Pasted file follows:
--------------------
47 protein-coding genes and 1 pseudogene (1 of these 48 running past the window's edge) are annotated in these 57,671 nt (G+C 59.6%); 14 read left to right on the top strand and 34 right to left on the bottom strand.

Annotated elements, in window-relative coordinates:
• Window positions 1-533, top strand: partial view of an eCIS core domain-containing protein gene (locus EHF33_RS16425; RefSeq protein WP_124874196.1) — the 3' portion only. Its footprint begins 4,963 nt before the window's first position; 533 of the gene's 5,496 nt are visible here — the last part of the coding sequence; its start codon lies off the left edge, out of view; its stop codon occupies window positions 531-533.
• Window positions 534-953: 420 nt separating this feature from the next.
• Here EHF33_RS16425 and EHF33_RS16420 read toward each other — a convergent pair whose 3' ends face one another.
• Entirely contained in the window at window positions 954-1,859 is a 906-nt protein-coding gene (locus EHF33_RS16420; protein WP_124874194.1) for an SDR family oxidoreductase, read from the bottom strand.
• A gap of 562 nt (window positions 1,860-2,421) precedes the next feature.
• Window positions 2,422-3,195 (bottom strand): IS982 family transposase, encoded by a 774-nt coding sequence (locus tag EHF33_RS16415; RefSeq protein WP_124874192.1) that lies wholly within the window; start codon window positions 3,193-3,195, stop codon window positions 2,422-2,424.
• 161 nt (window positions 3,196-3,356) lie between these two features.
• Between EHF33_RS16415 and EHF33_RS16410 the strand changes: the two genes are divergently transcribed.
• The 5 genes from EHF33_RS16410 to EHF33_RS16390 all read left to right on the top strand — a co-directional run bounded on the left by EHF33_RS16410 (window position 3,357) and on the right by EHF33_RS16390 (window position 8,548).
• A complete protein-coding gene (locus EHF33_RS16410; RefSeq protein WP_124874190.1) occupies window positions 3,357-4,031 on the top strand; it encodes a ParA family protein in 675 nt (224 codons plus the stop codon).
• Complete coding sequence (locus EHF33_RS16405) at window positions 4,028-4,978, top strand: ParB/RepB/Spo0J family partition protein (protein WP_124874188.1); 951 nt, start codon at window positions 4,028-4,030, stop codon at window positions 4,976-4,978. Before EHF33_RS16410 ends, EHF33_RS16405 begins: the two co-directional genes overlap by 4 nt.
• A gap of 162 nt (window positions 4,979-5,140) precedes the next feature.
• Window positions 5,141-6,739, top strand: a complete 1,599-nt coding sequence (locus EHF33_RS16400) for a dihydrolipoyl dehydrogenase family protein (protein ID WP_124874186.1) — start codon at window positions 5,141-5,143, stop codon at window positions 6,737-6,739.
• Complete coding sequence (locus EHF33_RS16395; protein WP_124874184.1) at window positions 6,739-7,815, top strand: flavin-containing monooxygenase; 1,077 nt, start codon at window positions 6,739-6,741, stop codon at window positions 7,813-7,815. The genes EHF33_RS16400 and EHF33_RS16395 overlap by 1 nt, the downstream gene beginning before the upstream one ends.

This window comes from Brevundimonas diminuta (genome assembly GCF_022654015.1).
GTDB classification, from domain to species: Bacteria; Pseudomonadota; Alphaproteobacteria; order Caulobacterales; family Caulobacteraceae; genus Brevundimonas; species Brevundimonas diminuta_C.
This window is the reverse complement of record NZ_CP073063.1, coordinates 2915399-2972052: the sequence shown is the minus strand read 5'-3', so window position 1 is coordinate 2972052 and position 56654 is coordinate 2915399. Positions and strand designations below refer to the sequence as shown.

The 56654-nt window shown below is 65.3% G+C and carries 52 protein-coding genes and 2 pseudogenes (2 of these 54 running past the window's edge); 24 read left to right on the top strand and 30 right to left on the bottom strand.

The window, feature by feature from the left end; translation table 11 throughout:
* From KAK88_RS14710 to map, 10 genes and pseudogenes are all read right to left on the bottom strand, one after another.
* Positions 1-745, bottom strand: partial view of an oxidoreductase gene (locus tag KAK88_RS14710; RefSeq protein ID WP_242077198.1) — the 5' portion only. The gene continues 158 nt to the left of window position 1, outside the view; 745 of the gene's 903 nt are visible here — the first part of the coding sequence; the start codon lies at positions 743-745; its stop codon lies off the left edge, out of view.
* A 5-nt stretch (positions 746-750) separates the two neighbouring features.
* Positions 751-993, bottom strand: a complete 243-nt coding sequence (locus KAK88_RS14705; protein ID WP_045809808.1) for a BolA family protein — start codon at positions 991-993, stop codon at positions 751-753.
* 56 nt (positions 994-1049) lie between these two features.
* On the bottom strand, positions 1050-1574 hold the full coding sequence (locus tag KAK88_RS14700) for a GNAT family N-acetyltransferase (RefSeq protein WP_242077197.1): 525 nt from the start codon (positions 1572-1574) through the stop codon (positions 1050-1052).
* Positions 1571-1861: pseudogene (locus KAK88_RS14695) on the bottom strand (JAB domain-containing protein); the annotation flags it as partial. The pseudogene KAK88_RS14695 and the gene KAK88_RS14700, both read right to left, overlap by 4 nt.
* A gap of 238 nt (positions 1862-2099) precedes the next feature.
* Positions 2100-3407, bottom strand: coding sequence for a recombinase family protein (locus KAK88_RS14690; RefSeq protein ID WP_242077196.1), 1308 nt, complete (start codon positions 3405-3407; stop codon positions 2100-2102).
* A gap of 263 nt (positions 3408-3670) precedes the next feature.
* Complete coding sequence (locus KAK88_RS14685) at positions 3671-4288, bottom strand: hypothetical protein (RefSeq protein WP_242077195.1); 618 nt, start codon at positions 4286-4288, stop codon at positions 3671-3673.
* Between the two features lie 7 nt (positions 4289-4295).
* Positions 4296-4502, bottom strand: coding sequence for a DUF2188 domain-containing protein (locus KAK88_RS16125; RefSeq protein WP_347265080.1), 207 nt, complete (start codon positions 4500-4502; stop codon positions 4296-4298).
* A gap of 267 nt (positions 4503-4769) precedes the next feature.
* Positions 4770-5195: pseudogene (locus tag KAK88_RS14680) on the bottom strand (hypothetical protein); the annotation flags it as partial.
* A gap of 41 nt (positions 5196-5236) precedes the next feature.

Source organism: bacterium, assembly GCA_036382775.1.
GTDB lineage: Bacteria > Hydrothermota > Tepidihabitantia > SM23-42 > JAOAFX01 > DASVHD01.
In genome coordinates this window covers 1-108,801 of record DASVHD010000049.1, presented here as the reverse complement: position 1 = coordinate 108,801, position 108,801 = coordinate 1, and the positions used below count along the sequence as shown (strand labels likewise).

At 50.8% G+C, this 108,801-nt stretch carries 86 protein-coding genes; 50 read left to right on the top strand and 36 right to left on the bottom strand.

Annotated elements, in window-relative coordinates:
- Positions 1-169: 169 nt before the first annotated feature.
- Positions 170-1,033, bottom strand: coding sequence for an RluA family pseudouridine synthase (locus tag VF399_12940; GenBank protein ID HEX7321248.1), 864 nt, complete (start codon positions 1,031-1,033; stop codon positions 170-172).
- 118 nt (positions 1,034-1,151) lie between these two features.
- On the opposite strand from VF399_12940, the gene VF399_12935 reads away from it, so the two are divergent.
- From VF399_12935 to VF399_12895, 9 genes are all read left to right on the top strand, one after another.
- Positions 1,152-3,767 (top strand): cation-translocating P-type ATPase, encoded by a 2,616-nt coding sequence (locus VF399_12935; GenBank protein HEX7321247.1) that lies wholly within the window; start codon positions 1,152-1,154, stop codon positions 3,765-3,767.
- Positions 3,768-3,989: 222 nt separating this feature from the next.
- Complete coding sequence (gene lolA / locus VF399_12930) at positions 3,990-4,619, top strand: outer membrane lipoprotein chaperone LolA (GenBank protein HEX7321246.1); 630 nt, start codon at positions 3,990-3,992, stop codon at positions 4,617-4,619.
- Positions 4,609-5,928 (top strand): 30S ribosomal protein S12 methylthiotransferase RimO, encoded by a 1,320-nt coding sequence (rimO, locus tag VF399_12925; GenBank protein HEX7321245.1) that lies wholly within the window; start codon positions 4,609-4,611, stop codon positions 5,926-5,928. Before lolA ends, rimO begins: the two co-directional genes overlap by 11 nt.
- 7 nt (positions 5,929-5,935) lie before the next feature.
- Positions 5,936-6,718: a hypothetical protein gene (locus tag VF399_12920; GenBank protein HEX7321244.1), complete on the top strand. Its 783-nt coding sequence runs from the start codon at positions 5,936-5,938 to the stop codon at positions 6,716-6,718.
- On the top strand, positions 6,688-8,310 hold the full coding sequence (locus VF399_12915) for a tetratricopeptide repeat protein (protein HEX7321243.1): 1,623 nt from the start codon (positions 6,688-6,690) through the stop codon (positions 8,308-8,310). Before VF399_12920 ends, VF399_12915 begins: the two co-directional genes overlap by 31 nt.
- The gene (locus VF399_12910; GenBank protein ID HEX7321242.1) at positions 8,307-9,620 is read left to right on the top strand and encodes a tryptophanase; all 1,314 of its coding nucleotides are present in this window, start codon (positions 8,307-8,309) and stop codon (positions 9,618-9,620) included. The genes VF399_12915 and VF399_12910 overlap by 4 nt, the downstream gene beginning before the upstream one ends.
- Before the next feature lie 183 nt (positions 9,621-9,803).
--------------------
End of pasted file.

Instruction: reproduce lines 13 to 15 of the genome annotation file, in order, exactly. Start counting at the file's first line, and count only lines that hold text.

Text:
• Complete coding sequence (locus EHF33_RS16405) at window positions 4,028-4,978, top strand: ParB/RepB/Spo0J family partition protein (protein WP_124874188.1); 951 nt, start codon at window positions 4,028-4,030, stop codon at window positions 4,976-4,978. Before EHF33_RS16410 ends, EHF33_RS16405 begins: the two co-directional genes overlap by 4 nt.
• A gap of 162 nt (window positions 4,979-5,140) precedes the next feature.
• Window positions 5,141-6,739, top strand: a complete 1,599-nt coding sequence (locus EHF33_RS16400) for a dihydrolipoyl dehydrogenase family protein (protein ID WP_124874186.1) — start codon at window positions 5,141-5,143, stop codon at window positions 6,737-6,739.